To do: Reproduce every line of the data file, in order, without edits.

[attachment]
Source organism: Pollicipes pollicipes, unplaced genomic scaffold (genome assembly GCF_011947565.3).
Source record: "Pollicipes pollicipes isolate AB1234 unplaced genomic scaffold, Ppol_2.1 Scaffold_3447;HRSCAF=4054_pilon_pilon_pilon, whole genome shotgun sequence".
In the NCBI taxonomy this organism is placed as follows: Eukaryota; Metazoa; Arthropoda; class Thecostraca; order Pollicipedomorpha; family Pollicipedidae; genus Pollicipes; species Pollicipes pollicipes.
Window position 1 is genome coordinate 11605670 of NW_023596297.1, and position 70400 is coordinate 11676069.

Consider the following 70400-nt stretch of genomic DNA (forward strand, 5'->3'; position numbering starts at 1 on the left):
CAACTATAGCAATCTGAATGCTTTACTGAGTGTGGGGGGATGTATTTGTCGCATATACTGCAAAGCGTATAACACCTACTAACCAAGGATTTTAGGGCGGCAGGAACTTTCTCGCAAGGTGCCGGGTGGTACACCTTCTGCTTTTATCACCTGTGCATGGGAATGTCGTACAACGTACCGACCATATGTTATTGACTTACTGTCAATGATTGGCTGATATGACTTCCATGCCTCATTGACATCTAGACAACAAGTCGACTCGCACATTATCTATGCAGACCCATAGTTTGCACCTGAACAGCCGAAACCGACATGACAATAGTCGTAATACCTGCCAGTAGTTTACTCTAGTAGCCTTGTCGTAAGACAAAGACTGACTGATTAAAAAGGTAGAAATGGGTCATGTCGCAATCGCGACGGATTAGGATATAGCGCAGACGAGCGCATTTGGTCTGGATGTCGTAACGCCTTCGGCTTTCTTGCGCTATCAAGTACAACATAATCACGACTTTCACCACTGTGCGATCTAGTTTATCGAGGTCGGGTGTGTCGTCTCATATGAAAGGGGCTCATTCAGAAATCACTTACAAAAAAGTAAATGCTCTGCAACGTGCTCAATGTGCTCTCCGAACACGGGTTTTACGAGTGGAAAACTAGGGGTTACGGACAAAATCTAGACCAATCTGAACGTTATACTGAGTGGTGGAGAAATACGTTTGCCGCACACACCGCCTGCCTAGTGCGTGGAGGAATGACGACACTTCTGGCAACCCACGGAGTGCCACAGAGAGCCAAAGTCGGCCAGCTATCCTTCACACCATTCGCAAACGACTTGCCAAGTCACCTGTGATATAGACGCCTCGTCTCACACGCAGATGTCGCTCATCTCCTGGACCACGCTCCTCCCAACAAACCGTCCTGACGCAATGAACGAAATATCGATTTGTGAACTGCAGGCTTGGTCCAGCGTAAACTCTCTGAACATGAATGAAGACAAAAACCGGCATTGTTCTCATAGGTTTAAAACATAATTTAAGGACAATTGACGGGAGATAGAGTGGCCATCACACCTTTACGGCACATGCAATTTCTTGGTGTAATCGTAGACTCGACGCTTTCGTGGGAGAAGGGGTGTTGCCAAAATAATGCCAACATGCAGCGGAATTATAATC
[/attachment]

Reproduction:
Source organism: Pollicipes pollicipes, unplaced genomic scaffold (genome assembly GCF_011947565.3).
Source record: "Pollicipes pollicipes isolate AB1234 unplaced genomic scaffold, Ppol_2.1 Scaffold_3447;HRSCAF=4054_pilon_pilon_pilon, whole genome shotgun sequence".
In the NCBI taxonomy this organism is placed as follows: Eukaryota; Metazoa; Arthropoda; class Thecostraca; order Pollicipedomorpha; family Pollicipedidae; genus Pollicipes; species Pollicipes pollicipes.
Window position 1 is genome coordinate 11605670 of NW_023596297.1, and position 70400 is coordinate 11676069.

Consider the following 70400-nt stretch of genomic DNA (forward strand, 5'->3'; position numbering starts at 1 on the left):
CAACTATAGCAATCTGAATGCTTTACTGAGTGTGGGGGGATGTATTTGTCGCATATACTGCAAAGCGTATAACACCTACTAACCAAGGATTTTAGGGCGGCAGGAACTTTCTCGCAAGGTGCCGGGTGGTACACCTTCTGCTTTTATCACCTGTGCATGGGAATGTCGTACAACGTACCGACCATATGTTATTGACTTACTGTCAATGATTGGCTGATATGACTTCCATGCCTCATTGACATCTAGACAACAAGTCGACTCGCACATTATCTATGCAGACCCATAGTTTGCACCTGAACAGCCGAAACCGACATGACAATAGTCGTAATACCTGCCAGTAGTTTACTCTAGTAGCCTTGTCGTAAGACAAAGACTGACTGATTAAAAAGGTAGAAATGGGTCATGTCGCAATCGCGACGGATTAGGATATAGCGCAGACGAGCGCATTTGGTCTGGATGTCGTAACGCCTTCGGCTTTCTTGCGCTATCAAGTACAACATAATCACGACTTTCACCACTGTGCGATCTAGTTTATCGAGGTCGGGTGTGTCGTCTCATATGAAAGGGGCTCATTCAGAAATCACTTACAAAAAAGTAAATGCTCTGCAACGTGCTCAATGTGCTCTCCGAACACGGGTTTTACGAGTGGAAAACTAGGGGTTACGGACAAAATCTAGACCAATCTGAACGTTATACTGAGTGGTGGAGAAATACGTTTGCCGCACACACCGCCTGCCTAGTGCGTGGAGGAATGACGACACTTCTGGCAACCCACGGAGTGCCACAGAGAGCCAAAGTCGGCCAGCTATCCTTCACACCATTCGCAAACGACTTGCCAAGTCACCTGTGATATAGACGCCTCGTCTCACACGCAGATGTCGCTCATCTCCTGGACCACGCTCCTCCCAACAAACCGTCCTGACGCAATGAACGAAATATCGATTTGTGAACTGCAGGCTTGGTCCAGCGTAAACTCTCTGAACATGAATGAAGACAAAAACCGGCATTGTTCTCATAGGTTTAAAACATAATTTAAGGACAATTGACGGGAGATAGAGTGGCCATCACACCTTTACGGCACATGCAATTTCTTGGTGTAATCGTAGACTCGACGCTTTCGTGGGAGAAGGGGTGTTGCCAAAATAATGCCAACATGCAGCGGAATTATAATC